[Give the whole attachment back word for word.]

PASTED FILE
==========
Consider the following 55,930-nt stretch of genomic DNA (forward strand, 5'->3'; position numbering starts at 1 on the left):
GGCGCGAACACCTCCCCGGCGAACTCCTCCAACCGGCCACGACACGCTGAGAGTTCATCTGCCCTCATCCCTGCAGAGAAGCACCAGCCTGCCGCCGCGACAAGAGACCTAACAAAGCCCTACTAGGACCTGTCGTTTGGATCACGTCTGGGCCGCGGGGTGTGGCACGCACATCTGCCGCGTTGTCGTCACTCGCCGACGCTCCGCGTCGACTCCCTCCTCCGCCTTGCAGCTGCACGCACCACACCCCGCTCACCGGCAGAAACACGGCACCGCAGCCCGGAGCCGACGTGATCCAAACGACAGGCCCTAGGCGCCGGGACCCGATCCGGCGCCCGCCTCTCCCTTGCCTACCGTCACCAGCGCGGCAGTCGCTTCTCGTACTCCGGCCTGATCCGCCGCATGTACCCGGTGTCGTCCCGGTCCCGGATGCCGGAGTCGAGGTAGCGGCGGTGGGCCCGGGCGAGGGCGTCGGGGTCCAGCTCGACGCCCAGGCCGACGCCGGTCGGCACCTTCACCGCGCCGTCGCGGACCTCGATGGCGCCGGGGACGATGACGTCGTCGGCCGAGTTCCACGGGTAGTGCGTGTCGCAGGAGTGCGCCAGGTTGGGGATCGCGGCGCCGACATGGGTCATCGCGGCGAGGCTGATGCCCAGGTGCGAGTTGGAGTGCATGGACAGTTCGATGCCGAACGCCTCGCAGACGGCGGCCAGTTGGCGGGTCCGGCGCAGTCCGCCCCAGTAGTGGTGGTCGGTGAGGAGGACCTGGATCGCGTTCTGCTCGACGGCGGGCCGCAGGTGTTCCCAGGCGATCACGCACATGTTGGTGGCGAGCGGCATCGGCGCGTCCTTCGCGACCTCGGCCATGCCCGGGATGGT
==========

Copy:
Consider the following 55,930-nt stretch of genomic DNA (forward strand, 5'->3'; position numbering starts at 1 on the left):
GGCGCGAACACCTCCCCGGCGAACTCCTCCAACCGGCCACGACACGCTGAGAGTTCATCTGCCCTCATCCCTGCAGAGAAGCACCAGCCTGCCGCCGCGACAAGAGACCTAACAAAGCCCTACTAGGACCTGTCGTTTGGATCACGTCTGGGCCGCGGGGTGTGGCACGCACATCTGCCGCGTTGTCGTCACTCGCCGACGCTCCGCGTCGACTCCCTCCTCCGCCTTGCAGCTGCACGCACCACACCCCGCTCACCGGCAGAAACACGGCACCGCAGCCCGGAGCCGACGTGATCCAAACGACAGGCCCTAGGCGCCGGGACCCGATCCGGCGCCCGCCTCTCCCTTGCCTACCGTCACCAGCGCGGCAGTCGCTTCTCGTACTCCGGCCTGATCCGCCGCATGTACCCGGTGTCGTCCCGGTCCCGGATGCCGGAGTCGAGGTAGCGGCGGTGGGCCCGGGCGAGGGCGTCGGGGTCCAGCTCGACGCCCAGGCCGACGCCGGTCGGCACCTTCACCGCGCCGTCGCGGACCTCGATGGCGCCGGGGACGATGACGTCGTCGGCCGAGTTCCACGGGTAGTGCGTGTCGCAGGAGTGCGCCAGGTTGGGGATCGCGGCGCCGACATGGGTCATCGCGGCGAGGCTGATGCCCAGGTGCGAGTTGGAGTGCATGGACAGTTCGATGCCGAACGCCTCGCAGACGGCGGCCAGTTGGCGGGTCCGGCGCAGTCCGCCCCAGTAGTGGTGGTCGGTGAGGAGGACCTGGATCGCGTTCTGCTCGACGGCGGGCCGCAGGTGTTCCCAGGCGATCACGCACATGTTGGTGGCGAGCGGCATCGGCGCGTCCTTCGCGACCTCGGCCATGCCCGGGATGGT